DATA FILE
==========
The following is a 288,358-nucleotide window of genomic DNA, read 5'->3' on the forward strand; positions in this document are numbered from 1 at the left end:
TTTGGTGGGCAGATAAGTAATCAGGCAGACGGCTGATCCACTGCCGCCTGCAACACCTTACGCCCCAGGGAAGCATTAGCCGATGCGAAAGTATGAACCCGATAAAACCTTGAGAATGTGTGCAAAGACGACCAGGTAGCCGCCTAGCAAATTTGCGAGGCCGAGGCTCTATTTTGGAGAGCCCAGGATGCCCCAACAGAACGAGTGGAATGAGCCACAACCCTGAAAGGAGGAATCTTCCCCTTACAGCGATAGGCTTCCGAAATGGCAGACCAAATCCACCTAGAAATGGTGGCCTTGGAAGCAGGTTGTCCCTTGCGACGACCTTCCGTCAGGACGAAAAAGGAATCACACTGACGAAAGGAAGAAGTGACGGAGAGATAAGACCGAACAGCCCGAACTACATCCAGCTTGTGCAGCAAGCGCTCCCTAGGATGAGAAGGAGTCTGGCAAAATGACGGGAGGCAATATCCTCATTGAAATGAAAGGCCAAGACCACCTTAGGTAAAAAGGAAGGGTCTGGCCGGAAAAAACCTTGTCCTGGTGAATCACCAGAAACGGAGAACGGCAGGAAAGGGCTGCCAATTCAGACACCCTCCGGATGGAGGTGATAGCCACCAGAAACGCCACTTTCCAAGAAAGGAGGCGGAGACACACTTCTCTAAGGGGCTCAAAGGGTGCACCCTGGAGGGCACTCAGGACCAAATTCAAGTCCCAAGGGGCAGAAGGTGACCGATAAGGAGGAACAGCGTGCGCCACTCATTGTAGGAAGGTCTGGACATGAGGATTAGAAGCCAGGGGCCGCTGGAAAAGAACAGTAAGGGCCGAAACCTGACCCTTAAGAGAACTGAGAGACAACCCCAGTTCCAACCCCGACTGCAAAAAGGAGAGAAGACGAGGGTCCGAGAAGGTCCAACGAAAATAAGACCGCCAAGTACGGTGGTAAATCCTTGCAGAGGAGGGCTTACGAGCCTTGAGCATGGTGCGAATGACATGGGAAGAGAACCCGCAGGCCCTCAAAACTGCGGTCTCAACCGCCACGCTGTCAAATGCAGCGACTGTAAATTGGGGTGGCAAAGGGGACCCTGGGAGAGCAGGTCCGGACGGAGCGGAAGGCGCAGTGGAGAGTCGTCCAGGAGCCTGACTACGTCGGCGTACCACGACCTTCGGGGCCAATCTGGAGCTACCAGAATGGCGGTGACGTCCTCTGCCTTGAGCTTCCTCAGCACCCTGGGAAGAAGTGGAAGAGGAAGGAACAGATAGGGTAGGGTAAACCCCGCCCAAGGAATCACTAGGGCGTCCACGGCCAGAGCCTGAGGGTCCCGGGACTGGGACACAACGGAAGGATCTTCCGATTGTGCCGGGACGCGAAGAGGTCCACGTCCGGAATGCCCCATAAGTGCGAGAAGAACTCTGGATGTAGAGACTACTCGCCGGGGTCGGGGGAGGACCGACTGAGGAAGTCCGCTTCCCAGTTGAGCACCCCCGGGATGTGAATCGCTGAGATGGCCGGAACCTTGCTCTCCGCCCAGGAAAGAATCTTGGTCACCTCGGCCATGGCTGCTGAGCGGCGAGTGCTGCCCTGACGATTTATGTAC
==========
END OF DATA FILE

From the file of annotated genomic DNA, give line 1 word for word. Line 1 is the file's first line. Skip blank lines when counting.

The following is a 288,358-nucleotide window of genomic DNA, read 5'->3' on the forward strand; positions in this document are numbered from 1 at the left end: